Mutiny hits more Burkina Faso cities

16:43, April 19, 2011      

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Mutiny has hit four cities in Burkina Faso, where the government was dissolved last week amid waves of protest for months by students, soldiers, businessmen and others unhappy with the economic, political or social problems.

Mutineers opened fire in air on Sunday night and early Monday in Kaya, a town 100 km northeast of the capital Ouagadougou. They also torched the residence of a local army commander. Some of police officers were involved in the incident, witnesses said.

On Thursday and Friday, a number of soldiers fired gunshots near the presidential palace, forcing President Blaise Compaoreto flee from the capital to his home town Ziniare.

In Po and Tenkodogo, similar incidents of mutiny characterized with gunshots in air were reported in the past days to mark the potential of spread of the crisis in a West African country, which had been previously seen as one of Africa's most stable and peaceful countries for at least two decades.

Hospital sources have reported 45 people wounded by stray bullets in Ougadougou since Thursday.

Authorities attributed the gunshots to disgruntled presidential guards, who were using guns to talk over the government's failure to meet their demands for housing and food allowances.

To cool down the situation, authorities paid part of the allowances to the presidential guards on Friday, while dissolving the government.

Under a presidential decree, permanent secretaries of the ministries were put in charge of routine affairs until the formation of a new government.

On Monday, Burkina Faso's ambassador to France Luc-Adolphe Tiao was named prime minister, with his governing team expected within days.

Authorities also imposed a night curfew in Ouagadougou and replaced the army chief and the head of the presidential security brigade.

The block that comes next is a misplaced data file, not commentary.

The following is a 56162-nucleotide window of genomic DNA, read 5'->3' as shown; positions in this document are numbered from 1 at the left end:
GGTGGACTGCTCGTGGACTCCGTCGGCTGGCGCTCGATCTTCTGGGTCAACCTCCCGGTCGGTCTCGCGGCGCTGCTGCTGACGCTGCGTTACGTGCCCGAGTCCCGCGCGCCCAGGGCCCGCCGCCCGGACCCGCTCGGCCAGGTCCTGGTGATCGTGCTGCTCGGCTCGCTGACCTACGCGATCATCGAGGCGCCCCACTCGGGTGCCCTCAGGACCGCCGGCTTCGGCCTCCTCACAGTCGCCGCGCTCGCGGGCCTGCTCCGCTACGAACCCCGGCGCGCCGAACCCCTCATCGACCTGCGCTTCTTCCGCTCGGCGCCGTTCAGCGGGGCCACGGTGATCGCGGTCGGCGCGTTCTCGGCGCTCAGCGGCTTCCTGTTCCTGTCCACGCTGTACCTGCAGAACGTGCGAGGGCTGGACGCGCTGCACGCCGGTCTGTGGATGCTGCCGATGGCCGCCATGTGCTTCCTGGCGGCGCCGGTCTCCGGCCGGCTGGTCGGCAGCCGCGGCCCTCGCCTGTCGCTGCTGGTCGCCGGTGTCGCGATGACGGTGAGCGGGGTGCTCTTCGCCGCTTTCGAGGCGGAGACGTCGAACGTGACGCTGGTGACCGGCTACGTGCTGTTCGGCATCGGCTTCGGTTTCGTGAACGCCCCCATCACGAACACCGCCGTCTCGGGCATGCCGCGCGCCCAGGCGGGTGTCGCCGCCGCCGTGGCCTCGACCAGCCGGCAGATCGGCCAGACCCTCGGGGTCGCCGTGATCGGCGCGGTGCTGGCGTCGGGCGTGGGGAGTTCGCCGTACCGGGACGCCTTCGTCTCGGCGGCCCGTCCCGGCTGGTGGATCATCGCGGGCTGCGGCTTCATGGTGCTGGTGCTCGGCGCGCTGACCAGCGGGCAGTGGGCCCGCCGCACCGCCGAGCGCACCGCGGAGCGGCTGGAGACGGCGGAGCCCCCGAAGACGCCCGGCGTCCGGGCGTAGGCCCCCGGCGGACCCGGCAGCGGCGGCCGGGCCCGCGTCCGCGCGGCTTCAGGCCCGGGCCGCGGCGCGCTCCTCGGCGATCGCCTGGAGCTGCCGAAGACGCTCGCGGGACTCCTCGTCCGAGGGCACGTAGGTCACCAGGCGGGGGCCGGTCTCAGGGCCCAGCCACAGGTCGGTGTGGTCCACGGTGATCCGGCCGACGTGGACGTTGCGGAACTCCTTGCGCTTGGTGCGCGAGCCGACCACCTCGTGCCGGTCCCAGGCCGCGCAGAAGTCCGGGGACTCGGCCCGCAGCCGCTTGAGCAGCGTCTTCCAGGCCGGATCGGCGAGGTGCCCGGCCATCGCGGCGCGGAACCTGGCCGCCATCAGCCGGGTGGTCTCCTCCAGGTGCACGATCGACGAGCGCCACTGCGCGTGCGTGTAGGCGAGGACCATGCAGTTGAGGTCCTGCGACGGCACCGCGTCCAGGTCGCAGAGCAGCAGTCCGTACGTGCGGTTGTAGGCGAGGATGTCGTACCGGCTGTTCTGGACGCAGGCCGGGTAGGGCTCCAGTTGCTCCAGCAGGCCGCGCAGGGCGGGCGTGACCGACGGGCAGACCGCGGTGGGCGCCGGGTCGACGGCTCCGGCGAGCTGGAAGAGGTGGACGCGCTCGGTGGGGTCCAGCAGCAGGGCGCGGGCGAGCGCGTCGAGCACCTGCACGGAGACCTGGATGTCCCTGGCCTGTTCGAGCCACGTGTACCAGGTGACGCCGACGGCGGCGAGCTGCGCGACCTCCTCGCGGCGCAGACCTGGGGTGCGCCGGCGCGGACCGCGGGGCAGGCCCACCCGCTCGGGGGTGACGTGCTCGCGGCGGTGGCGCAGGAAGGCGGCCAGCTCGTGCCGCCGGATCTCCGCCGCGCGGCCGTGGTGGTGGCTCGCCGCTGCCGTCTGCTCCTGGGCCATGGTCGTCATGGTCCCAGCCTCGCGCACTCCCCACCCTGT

Although mutineers are taking the center stage of the ongoing crisis, protests involve other walks of life including businessmen, students, teachers and trade unions.

Since Saturday, businessmen and students went to the streets in Ouagadougou, setting ablaze the building of the National Assembly (parliament) and the site of the ruling CDP party.

The businessmen were venting anger after being looted by mutineers, while the students remain critical of the government after the death of a class 3 student in Koudougou, the West African country's third largest city on Feb. 20.

His death provoked student demonstrations against police brutality in many towns, leaving at least six people dead in clashes.

Amid months of unrest, power blackouts were frequently reported in the country's major cities, causing outcries from residents to stoke tensions.

Compaore came to power in 1987 after toppling Thomas Sankara in a coup. He won successive presidential elections between 1991 and 2010.

Under his leadership, Burkina Faso witnessed two decades of stability and considerable economic growth. But the relatively low salaries for civil servants, poor remuneration for the military, the high cost of living, high rates of poverty and the increasing political differences between the country's leaders remain a grave challenge to the government, analysts say.

Source: Xinhua
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